Monthly Archives: March 2006

iBook G4 flashes red green blue

My iBook G4 is sad.

Every so often it started to freeze.  Then it started to not boot when I wanted it to boot, and now much of the time it goes straight to flashing red green blue screens after I power it up.

I’m bringing it back to the Learning Center Ltd. in Ann Arbor, MI to have them take another look at it.  The first time I brought it in they thought it could be fixed with a backup and reformat and restore of the drive (which they would do for $160), but now since it’s not even booting up the install DVD it’s time to exercise that Applecare warranty.

How to turn off trackback on your typepad weblog.

It’s running 100% spam right now, so I’m doing to turn off trackback on all my blog postings.

Step one: in Ecto, uncheck the “Trackback: Allow” box, then hit “Make Default”.

Step two: somewhere on Typepad, … (edit me here) .. so that all old postings have trackback disabled. I don’t see any one-step way to do that.

Step three: go into Typepad and delete the trackbacks from poker, replica watches, edgeio, various pr0n, etc.

Thanks to Dan Cooney for alerting me of the crud.

Note to Anil Dash: standards for Trackback are fine, but you all need to step up your filters on trackbacks just like you filter comments for spam or it will be useless.

U of Michigan Men’s Glee Club, 146th Annual Spring Concert, April 8 2006, 8pm Hill Auditorium

From the Glee Club alumni newsletter that I get. The main tickets page has more details.

1. 146TH ANNUAL SPRING CONCERT. The Spring concert is only a few

weeks away and it is sure to be spectacular. Tickets can be ordered

through the Laudes form or you can order tickets the week of the

concert by calling the Glee Club office from 9-5 at (734) 764-1448. We

look forward to seeing you there.

The 1967 University of Michigan Songbook has music and lyrics for all of the Michigan songs that the Glee Club sings; it’s long since out of print but the Ann Arbor District Library has a copy in reference (R Music 781.92 D853u).

Cooperation Commons new group blog

I’ve joined the Institute for the Future’s Cooperation Commons as one of the bloggers who is contributing to the site. Jim Benson is organizing the blog, and my fellow bloggers are Andrea Saveri, Howard Rheingold, Kevin Jones, Mike Love, Paul Hartzog, and Sam Rose.

Recent topics include a review of Lynn Margulis’s book on cooperation in evolution, a paper on cheap pseudonyms harming cooperation in online communities by Feldman and Chuang at Berkeley, and a review of board games based on their spectrum of cooperative vs. competitive play.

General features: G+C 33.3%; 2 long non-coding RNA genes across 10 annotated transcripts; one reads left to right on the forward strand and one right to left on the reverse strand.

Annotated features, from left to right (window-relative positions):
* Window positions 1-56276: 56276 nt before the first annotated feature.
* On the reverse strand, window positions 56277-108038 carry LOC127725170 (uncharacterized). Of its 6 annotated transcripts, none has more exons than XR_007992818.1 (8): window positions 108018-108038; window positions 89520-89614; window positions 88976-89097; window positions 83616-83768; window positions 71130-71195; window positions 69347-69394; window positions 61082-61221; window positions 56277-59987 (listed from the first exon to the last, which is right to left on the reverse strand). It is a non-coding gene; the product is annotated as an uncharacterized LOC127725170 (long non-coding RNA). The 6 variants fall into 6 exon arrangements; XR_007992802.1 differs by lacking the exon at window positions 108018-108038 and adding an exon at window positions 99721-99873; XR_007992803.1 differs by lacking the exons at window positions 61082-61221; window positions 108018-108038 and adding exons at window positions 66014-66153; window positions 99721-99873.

It’s a thought provoking set of readings, and I’m looking forward to cooperating in the discussion.

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The infinite canvas of your calendar

I was at a Scott McCloud (“Understanding Comics”) talk

the other night and he talked as I guess he regularly does

about the net as an “infinite canvas” for comics. His thinking

is that because the computer screen is not a scroll or a

printed text that it could perhaps be an infinite pan and

zoom on a big comic that didn’t have pages.

Most of the calendar applications I have seen (iCal

that I use now, all of the cell phone ones I’ve ever used,

pretty much everything) are very page oriented – you

see “a month” or “a year” but there is no real sense of

time stretching forwards and backwards. Do you know

of any calendaring tools that present an “infinite canvas”

of events and experiences to help map out what came

before and what we hope to or plan to do in the future?

On the infinite canvas:

Wired interview in 8.05 with Scott McCloud

Wikipedia entry for Infinite Canvas

Infinite Canvas Mac s/w for authoring comix

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43F Series: “Inbox Zero” | 43 Folders

Merlin Mann at 43 Folders has a good and inspiring series on how to get (and keep) your email inbox at zero. Inspiring. And it works – I went from 40 to 0 this afternoon, unearthed and answered and got forward movement on four projects, and even wrote two postcards while I was at it.

43F Series: “Inbox Zero” | 43 Folders:

So, over the next few days, I’ll be sharing detailed tips — some old and some new — on how I deal with email. Like most stuff here, there’s no guarantee that this will be any kind of panacea for you. Each of our needs and challenges differ, and there’s no one correct way to do practically anything. As ever, some of this will be more or less useful for you, and you should choose your own major changes with care and mindfulness.